All rooms are designed by the famous architect Hans Sabert. There are two junior suites (258 square feet) and the vessel boasts some of the largest staterooms (at 172 square feet) of any river cruiser; they are all outside staterooms. Some have picture windows, while 70% have a unique French balcony from which to enjoy the passing scenery. The Avalon Artistry® accommodates 178 passengers in 87 staterooms and two junior suites.
The dining room, lounge and other recreation areas are spacious and airy with both the dining room and lounge offering glass from floor to ceiling so passengers can enjoy panoramic views. Unique to the Avalon Artistry® is the glazed lobby that is open through to the Sky Deck with a central glass cupola sparkling welcome to passengers. The exercise room is outfitted with fitness equipment and a whirlpool that can accommodate six people. Massages are also offered.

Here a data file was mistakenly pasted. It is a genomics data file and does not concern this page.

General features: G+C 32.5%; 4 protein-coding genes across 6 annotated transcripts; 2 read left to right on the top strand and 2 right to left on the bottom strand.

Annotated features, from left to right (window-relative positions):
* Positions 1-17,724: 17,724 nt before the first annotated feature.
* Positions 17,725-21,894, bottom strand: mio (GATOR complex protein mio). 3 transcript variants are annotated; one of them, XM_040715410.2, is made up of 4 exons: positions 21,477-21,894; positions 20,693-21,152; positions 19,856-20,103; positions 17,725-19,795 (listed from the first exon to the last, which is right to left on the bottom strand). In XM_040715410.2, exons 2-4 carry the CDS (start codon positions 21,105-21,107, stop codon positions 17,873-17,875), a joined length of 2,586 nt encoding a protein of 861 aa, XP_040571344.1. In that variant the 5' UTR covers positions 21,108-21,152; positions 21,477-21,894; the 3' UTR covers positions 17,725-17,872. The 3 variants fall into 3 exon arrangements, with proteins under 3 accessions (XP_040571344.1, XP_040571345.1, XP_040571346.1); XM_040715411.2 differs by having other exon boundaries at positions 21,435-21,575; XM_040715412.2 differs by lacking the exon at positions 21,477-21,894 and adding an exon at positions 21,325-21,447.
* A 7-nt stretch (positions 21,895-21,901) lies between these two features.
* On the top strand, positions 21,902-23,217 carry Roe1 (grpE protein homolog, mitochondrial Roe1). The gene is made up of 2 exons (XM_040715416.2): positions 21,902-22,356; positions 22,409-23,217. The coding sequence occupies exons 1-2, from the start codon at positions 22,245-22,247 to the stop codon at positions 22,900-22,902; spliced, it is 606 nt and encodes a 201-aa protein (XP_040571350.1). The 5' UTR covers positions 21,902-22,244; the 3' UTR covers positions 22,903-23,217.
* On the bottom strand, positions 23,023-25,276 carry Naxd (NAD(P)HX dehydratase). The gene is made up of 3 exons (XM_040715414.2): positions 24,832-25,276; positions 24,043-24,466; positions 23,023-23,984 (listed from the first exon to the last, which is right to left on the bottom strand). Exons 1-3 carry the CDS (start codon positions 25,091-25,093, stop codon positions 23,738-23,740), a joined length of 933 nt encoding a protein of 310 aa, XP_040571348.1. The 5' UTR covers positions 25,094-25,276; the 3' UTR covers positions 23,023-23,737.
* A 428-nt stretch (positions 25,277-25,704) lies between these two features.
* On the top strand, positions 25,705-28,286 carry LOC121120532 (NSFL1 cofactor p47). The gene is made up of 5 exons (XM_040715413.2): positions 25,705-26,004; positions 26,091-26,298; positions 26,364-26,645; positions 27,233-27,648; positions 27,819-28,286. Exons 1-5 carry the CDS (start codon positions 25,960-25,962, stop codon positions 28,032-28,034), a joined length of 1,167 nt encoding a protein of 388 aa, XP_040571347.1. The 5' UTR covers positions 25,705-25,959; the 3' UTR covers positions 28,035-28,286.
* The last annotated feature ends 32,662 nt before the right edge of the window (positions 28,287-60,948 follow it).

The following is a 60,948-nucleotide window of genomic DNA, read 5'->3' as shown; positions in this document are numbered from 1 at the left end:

Features exclusive to the Avalon Artistry® staterooms:
Floor-to-ceiling sliding glass doors in most staterooms
With the decrease in the value of the dollar and the high price of fuel the cost of hotels and meals have doubled in European during the last three years. Savy travelers have come to understand that a river cruise offers the best value for a European Vacation. Accommodations, all meals on board and shore excursions are included in the price and some companies even include wine with dinner. Because of this, you do not have to live in fear of the $300 per night hotel bill, the $100 not so wonderful restaurant meal and the $10 cup of coffee with no free refills. Many people believe that by dealing directly with the cruise line, they cut out the expense of a middleman. But when it comes to cruising, this is never the case. The cruise lines depend on travel agents to sell their product, and so it is the cruise lines who pay the agent's commission, not the customer. The lines also offer agents various extra incentives, bonus commissions and value-added perks, giving the travel agents more pricing leverage and the ability for us to offer you lower rates: There are many superb and well-trained travel agents, but there are not many who know as much as we do about river cruising.